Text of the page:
Prostanthera sejuncta

Spiny Mintbush

Family: Lamiaceae

Prostanthera sejuncta, Spiny Mintbush, is a scrambling, more or less prostrate ground cover that may reach a height of 50 centimetres.

Many spreading branches have small, ovate, aromatic leaves that are pale to deep green above and paler beneath. Spines, up to 16 millimetres long, are carried at the base of each of the opposite leaves. The spines are visible in the species image. This is an unusual feature and very few, if any, prostantheras have spines.

The axillary flowers are 1.5 centimetres long, pale mauve to pale lilac. They appear from July to December and may be scattered or profuse. Sporadic flowering occurs at other times. Pruning will keep foliage thick and increase flower production.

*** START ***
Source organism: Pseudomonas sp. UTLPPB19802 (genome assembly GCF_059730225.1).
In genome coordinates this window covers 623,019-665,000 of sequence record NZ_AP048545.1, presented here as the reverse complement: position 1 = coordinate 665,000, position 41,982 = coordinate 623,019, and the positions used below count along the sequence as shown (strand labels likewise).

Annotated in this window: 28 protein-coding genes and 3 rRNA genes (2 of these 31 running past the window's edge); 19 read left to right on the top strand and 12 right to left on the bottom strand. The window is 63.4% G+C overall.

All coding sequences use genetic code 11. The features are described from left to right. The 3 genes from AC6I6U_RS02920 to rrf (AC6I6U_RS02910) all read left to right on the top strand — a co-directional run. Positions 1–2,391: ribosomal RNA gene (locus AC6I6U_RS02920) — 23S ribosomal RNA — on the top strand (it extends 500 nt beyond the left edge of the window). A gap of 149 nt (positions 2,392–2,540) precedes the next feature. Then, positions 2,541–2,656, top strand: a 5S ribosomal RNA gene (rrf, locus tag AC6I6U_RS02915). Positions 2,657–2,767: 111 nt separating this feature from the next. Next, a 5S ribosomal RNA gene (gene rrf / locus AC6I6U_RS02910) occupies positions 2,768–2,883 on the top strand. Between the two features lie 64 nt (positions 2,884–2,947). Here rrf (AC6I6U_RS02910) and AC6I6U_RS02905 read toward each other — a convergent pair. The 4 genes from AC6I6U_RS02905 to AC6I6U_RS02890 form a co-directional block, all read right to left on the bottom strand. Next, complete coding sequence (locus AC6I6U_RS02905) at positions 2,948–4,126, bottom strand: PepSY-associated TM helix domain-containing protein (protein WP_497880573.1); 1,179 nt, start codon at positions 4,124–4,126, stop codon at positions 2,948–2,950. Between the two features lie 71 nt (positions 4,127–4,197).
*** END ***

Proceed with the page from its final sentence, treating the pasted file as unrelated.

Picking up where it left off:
In the garden

Prostanthera sejuncta would make an interesting ground cover in native garden beds.

Propagation

As with most mintbushes these three species propagate readily from cuttings.

Other information

The Spiny Mintbush used to be part of the P. spinosa complex. In 1995 P. spinosa was split into three species. P. spinosa is restricted to Victoria and South Australia. Plants from Mount Arapiles, Victoria are now known as P. arapilensis. P. sejuncta is the species name for the small populations found in and around Banyabba Nature Reserve and Fortis Creek National Park, near Grafton, northern NSW.

The species name is from the Latin and means disjointed or separate. This refers to the separation from the other species.

By Warren and Gloria Sheather